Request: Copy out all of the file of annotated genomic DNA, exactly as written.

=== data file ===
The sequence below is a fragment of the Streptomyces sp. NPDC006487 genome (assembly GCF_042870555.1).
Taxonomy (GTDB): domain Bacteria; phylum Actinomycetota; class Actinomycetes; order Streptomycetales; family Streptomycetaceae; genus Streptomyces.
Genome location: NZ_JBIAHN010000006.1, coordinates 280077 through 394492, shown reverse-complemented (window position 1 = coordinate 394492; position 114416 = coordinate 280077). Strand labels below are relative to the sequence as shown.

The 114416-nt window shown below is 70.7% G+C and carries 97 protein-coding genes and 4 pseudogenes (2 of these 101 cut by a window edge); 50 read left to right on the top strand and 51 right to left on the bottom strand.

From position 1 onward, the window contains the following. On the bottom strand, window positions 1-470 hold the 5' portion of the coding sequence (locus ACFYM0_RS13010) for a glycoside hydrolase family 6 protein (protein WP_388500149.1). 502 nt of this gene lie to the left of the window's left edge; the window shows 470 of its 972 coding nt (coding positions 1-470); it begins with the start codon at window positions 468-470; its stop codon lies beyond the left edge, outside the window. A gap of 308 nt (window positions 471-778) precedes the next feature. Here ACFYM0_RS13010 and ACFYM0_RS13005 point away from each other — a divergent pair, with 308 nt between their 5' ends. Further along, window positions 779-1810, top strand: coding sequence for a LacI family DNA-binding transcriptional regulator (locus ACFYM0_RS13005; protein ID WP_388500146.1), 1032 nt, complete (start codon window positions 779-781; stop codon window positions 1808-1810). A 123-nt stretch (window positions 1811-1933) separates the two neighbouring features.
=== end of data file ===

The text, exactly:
The sequence below is a fragment of the Streptomyces sp. NPDC006487 genome (assembly GCF_042870555.1).
Taxonomy (GTDB): domain Bacteria; phylum Actinomycetota; class Actinomycetes; order Streptomycetales; family Streptomycetaceae; genus Streptomyces.
Genome location: NZ_JBIAHN010000006.1, coordinates 280077 through 394492, shown reverse-complemented (window position 1 = coordinate 394492; position 114416 = coordinate 280077). Strand labels below are relative to the sequence as shown.

The 114416-nt window shown below is 70.7% G+C and carries 97 protein-coding genes and 4 pseudogenes (2 of these 101 cut by a window edge); 50 read left to right on the top strand and 51 right to left on the bottom strand.

From position 1 onward, the window contains the following. On the bottom strand, window positions 1-470 hold the 5' portion of the coding sequence (locus ACFYM0_RS13010) for a glycoside hydrolase family 6 protein (protein WP_388500149.1). 502 nt of this gene lie to the left of the window's left edge; the window shows 470 of its 972 coding nt (coding positions 1-470); it begins with the start codon at window positions 468-470; its stop codon lies beyond the left edge, outside the window. A gap of 308 nt (window positions 471-778) precedes the next feature. Here ACFYM0_RS13010 and ACFYM0_RS13005 point away from each other — a divergent pair, with 308 nt between their 5' ends. Further along, window positions 779-1810, top strand: coding sequence for a LacI family DNA-binding transcriptional regulator (locus ACFYM0_RS13005; protein ID WP_388500146.1), 1032 nt, complete (start codon window positions 779-781; stop codon window positions 1808-1810). A 123-nt stretch (window positions 1811-1933) separates the two neighbouring features.